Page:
We may never know whether the Gang of Four won the day for Foot. What we do know is that the result triggered one of the most disastrous twelve months in the history of the Labour Party. First the launch of the SDP arrived like a bolt from the blue in March 1981. And then simmering tensions among the remainder of the party broke into outright civil war as Tony Benn challenged Healey in the Deputy Leadership contest in the summer of 1981. The party was in disarray, so consumed with navel-gazing that it couldn’t mount a credible opposition. “We couldn’t challenge the huge changes under Thatcher – that’s why I’m so angry about what happened,” says Baroness Hayter. “We weren’t there to fight the fight.”
In the run-up to the 1983 General Election, things went from bad to worse for Labour. By 1982, the party was haemorrhaging support to the SDP, which seemed destined for a landslide victory (polls that year predicted the SDP would take 600 out of 635 seats). Then the Falklands War gave Thatcher a popularity boost. Finally, Foot oversaw the creation of a radical manifesto calling for abolition of the House of Lords, unilateral nuclear disarmament, a pull-out of the EEC and re-nationalisation of major industries, which was famously described by Labour MP Gerald Kaufman as “the longest suicide note in history.” When the election finally arrived, Labour’s vote fell by over three million – its worst performance since 1918. It would not get back into government for another 14 years.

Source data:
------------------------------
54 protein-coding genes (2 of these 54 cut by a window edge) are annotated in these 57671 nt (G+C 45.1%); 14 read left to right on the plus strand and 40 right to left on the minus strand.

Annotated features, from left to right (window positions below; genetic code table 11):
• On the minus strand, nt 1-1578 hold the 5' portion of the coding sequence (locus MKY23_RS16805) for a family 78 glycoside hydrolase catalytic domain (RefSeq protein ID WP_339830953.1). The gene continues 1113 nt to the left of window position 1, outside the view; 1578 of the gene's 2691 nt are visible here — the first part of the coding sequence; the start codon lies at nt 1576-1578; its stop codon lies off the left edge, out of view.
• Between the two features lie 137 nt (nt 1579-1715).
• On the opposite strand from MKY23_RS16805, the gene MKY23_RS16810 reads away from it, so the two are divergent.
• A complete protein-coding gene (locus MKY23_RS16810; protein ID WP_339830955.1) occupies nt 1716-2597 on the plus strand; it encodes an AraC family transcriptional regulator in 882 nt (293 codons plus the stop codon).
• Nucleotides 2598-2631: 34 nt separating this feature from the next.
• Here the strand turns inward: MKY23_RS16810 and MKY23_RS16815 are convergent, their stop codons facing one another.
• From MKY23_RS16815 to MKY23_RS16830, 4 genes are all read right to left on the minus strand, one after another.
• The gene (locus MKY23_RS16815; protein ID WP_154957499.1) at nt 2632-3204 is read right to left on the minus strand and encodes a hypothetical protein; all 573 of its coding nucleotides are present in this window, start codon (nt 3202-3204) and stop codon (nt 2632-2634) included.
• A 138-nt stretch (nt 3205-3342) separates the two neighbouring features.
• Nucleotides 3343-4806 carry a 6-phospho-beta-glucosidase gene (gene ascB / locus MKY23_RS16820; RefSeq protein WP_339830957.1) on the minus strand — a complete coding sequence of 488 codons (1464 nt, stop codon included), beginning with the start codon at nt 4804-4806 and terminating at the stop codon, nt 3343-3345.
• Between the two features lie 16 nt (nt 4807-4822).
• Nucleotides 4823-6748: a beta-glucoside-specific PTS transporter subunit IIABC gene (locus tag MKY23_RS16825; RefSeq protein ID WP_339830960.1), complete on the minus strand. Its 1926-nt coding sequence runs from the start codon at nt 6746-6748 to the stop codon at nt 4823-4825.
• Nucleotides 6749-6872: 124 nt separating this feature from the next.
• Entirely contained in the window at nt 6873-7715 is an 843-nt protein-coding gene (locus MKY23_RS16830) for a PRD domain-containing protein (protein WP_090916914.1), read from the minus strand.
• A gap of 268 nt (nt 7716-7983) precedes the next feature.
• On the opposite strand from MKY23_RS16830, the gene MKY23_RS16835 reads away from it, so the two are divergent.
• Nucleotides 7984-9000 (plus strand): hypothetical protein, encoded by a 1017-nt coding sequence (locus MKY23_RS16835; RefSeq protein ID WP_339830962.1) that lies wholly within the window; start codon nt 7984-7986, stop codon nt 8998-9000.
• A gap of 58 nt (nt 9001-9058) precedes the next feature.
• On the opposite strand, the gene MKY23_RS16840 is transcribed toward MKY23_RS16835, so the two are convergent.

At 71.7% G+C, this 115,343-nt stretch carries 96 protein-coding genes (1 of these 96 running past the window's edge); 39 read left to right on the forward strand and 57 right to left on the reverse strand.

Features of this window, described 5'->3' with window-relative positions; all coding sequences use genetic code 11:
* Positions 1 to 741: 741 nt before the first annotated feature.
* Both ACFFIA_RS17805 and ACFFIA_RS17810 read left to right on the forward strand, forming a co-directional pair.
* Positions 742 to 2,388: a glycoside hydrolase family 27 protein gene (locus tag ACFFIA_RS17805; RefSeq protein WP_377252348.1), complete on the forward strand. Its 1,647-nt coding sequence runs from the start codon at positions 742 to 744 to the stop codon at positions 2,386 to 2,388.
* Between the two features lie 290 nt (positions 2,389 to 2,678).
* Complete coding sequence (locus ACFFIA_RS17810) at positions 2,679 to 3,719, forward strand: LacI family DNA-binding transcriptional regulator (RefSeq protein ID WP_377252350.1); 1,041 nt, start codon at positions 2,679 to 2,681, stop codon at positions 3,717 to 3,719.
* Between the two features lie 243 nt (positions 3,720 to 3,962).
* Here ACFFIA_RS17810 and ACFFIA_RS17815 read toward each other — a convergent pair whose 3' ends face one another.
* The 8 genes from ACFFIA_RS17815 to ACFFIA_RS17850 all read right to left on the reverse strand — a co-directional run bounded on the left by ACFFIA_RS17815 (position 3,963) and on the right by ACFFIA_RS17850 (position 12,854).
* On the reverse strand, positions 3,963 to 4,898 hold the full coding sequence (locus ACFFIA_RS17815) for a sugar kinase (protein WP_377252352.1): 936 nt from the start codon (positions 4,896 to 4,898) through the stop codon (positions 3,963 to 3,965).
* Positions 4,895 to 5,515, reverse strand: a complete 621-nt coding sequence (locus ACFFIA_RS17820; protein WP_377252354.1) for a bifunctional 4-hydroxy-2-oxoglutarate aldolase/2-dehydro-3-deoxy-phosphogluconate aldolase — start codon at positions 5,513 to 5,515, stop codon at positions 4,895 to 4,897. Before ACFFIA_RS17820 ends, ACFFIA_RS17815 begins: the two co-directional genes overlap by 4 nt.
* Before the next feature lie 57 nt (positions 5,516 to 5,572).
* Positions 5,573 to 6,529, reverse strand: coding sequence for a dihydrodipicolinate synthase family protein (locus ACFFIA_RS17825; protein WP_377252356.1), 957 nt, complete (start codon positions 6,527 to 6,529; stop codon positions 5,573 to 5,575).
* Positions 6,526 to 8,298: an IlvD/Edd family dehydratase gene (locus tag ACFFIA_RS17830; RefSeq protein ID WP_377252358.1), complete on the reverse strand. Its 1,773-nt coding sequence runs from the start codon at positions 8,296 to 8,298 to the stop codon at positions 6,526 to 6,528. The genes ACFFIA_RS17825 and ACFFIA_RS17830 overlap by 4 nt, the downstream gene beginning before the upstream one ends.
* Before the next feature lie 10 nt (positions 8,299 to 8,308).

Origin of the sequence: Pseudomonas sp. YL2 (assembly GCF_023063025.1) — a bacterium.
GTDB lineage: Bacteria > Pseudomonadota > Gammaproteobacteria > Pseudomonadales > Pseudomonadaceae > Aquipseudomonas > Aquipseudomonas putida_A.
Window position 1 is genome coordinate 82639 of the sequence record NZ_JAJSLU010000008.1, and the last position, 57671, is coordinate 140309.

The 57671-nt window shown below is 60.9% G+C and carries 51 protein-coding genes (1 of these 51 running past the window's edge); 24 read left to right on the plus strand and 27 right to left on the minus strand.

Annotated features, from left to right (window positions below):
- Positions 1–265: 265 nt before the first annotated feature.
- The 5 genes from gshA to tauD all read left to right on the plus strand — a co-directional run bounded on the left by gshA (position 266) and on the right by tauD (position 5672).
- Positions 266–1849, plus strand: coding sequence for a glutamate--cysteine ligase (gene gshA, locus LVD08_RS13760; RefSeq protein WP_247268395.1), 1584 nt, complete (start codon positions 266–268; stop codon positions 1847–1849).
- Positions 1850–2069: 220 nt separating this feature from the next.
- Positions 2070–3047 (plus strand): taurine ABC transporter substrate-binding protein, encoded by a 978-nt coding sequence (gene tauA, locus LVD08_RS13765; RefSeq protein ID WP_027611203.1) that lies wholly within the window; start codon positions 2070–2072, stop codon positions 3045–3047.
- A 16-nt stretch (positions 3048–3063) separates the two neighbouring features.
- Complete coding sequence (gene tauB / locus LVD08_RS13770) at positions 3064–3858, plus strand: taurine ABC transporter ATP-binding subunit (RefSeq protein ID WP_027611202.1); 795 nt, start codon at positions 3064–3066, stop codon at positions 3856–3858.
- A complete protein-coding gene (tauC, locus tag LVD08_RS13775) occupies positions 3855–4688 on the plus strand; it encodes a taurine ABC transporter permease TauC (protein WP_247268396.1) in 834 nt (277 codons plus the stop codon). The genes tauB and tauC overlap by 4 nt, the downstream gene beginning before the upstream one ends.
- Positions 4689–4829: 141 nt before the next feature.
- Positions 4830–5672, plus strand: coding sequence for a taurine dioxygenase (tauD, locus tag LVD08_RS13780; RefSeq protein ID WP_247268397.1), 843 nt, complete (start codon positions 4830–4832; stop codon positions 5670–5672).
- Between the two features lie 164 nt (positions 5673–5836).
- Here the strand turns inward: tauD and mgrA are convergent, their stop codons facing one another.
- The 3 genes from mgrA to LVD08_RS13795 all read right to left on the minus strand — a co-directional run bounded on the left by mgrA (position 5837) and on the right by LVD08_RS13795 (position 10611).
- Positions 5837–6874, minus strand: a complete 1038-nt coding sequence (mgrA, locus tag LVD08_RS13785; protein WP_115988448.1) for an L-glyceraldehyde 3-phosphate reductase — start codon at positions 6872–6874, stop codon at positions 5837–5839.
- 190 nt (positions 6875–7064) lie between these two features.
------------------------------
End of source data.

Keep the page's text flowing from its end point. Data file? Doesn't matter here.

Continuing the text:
Would it all have been different had Healey won the leadership on 10th November 1980? With the perspective of thirty years, Labour activist and writer John O’Farrell thinks it would. “Healey is one of the few politicians who grew in my estimation”, he says. “He was principled but very realistic and that approach was rare at the time. He turned out to be right about nearly all the key issues of his day.” Baroness Hayter is even more forthright. “Healey was the great Prime Minister we never had,” she says. “He was head and shoulders above anyone else.”